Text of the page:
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Guide to Accordions

Accordion : What is it?

Accordions

The accordion is a handheld, bellows-driven instrument played by expanding and compressing the bellows to generate airflow across the reeds. It is made with a keyboard that determines which reed should receive the airflow to produce different tones. The modern accordion is made up of two parts, each rectangular in shape and separated by a bellows. Each part of the body has a keyboard with buttons, levers, or piano-style keys. To produce sound, the keys are pressed perpendicular to the motion of the bellows and towards the performer. 

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Types of Accordions

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Kinds of Accordions include the following:

Diatonic accordion

  • The diatonic accordion has a row of 10 buttons on the right hand.
  • Each note on the button board has at least two reeds, which have different pitches for the in bellows and the out bellows.
  • The root of the scale is the bass notes and relevant chords for the in bellows, and the fifth of the scale for the out bellows.
  • Its note pattern is similar to the mouth of a harmonica.
  • It produces a good sound output.
  • It is relatively lightweight, simple to use, and affordable.
  • It is one of the most popular accordions in the world.
  • It is commonly used by many folk and dance groups.


Concertina accordion

  • The concertina accordion has four to 12 sides in its cross-section.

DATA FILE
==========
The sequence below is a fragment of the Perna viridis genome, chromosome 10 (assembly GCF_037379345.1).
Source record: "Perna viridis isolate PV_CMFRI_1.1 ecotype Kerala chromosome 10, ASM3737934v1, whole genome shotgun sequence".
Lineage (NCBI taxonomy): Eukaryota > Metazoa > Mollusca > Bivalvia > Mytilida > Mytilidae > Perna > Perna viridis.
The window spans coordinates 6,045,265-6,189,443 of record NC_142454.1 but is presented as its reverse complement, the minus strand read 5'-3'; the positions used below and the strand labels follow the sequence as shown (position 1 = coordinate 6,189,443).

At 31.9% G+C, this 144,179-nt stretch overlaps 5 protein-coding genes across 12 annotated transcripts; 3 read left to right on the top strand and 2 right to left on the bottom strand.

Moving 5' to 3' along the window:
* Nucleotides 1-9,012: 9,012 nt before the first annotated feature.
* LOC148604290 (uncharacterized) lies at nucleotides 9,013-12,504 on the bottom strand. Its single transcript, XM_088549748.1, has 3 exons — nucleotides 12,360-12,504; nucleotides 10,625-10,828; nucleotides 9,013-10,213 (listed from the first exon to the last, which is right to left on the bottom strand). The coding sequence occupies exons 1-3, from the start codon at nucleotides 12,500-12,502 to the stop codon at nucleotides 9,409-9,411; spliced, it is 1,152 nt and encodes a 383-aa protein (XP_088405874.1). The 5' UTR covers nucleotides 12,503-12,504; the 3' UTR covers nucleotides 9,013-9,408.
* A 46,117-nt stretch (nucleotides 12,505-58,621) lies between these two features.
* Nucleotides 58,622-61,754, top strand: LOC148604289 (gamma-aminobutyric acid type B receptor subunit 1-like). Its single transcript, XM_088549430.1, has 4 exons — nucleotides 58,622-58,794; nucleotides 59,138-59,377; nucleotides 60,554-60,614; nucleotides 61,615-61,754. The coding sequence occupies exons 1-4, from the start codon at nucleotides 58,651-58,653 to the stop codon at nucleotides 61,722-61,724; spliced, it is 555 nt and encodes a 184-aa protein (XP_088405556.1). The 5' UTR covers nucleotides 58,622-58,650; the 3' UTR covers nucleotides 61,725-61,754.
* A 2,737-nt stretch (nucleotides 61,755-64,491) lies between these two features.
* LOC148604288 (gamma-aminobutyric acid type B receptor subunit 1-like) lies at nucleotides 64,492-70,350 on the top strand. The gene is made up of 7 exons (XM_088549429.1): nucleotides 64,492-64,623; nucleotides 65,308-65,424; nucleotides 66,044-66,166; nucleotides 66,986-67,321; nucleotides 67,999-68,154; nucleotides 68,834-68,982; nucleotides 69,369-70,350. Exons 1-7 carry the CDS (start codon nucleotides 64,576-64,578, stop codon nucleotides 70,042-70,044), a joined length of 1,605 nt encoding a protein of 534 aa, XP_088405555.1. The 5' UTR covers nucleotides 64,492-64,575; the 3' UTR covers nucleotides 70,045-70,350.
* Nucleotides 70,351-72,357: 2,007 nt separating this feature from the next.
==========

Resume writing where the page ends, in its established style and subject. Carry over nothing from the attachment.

• It is different from the other accordions because of its unusual keyboard.
  • It has no fixed chords.
  • Each of its buttons produce different notes.
  • Each side of the instrument has its own wrist, thumb, and finger strap.
  • It is usually supported by the knee when played.
  • It is generally lightweight and compact.
  • It uses a number of different systems and notes, making it hard for a concertina player to pick up a new system and master it immediately.

With a chromatic keyboard Accordion

  • The accordion with a chromatic keyboard has three to six rows of small, round or rectangular keys.
  • The last three rows are a repeat of the first three rows for more fingering options.
  • The most common chromatic layouts are the B and C systems.
  • The C system is used to play easier and more melodic chords, while the B system is used for more technically challenging music.
  • The six-row chromatic accordion, also known as the Serbian accordion, is commonly used by Yugoslav players.


Piano accordion

  • The piano accordion is the first truly standardized universal accordion.
  • It has right-hand keyboard just like a piano.
  • It allows the accordionist to play any make or type of piano accordion without changing the system.
  • It is sized according to the number of basses it has.
  • It usually has a bass range of 12 to 160.

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Choosing Accordions (Buying tips)

Number of basses:  If you are a beginner, choose a 12-bass accordion because it is small and easier to learn. If you are committed to mastering the accordion, choose a professional-size accordion with 120 basses.

Reeds: Choose an accordion with a reed skin made of leather and blocks made of poplar wood that moderate the airflow to produce a more consistent sound.

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